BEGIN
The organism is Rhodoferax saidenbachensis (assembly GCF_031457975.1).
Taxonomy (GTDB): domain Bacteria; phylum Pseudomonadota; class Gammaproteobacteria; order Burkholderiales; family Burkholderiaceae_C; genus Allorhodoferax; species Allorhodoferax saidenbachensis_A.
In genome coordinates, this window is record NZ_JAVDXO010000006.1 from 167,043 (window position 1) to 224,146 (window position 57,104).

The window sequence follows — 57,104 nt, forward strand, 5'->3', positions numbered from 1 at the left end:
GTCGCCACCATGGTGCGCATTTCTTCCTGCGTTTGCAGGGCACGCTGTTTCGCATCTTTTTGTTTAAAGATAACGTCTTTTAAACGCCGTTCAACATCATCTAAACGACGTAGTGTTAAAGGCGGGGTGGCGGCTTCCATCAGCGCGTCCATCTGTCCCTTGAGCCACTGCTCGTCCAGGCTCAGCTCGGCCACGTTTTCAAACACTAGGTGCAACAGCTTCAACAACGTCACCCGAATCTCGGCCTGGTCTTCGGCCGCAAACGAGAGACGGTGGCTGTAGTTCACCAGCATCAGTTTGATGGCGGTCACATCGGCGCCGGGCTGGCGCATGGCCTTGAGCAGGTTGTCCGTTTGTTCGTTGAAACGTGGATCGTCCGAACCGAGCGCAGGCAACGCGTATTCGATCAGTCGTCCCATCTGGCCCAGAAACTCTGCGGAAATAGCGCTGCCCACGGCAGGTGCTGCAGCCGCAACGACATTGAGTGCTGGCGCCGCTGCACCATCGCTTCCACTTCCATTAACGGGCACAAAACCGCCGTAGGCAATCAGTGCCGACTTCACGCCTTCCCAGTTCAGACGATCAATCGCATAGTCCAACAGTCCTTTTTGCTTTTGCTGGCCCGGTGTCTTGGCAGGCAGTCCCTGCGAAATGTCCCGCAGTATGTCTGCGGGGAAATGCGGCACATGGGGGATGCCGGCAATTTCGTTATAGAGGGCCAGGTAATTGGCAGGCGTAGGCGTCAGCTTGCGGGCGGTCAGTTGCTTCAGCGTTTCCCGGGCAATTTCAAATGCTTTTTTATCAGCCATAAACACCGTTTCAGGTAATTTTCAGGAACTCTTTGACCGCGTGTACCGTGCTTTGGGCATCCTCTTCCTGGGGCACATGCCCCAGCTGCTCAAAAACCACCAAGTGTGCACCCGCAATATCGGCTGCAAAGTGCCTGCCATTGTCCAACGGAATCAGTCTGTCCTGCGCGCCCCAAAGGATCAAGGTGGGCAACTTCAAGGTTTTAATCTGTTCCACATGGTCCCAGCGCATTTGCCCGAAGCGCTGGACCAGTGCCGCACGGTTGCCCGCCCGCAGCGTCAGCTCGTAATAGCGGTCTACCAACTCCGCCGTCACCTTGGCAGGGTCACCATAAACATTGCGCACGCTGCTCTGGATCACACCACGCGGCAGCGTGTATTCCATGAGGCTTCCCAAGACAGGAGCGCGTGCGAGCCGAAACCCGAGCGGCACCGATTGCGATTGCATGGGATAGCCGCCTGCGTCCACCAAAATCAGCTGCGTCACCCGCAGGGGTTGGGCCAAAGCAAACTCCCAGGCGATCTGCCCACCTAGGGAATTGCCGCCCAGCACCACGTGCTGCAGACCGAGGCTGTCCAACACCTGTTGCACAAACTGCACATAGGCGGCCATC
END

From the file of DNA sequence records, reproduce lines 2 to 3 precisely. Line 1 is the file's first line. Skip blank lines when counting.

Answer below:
Taxonomy (GTDB): domain Bacteria; phylum Pseudomonadota; class Gammaproteobacteria; order Burkholderiales; family Burkholderiaceae_C; genus Allorhodoferax; species Allorhodoferax saidenbachensis_A.
In genome coordinates, this window is record NZ_JAVDXO010000006.1 from 167,043 (window position 1) to 224,146 (window position 57,104).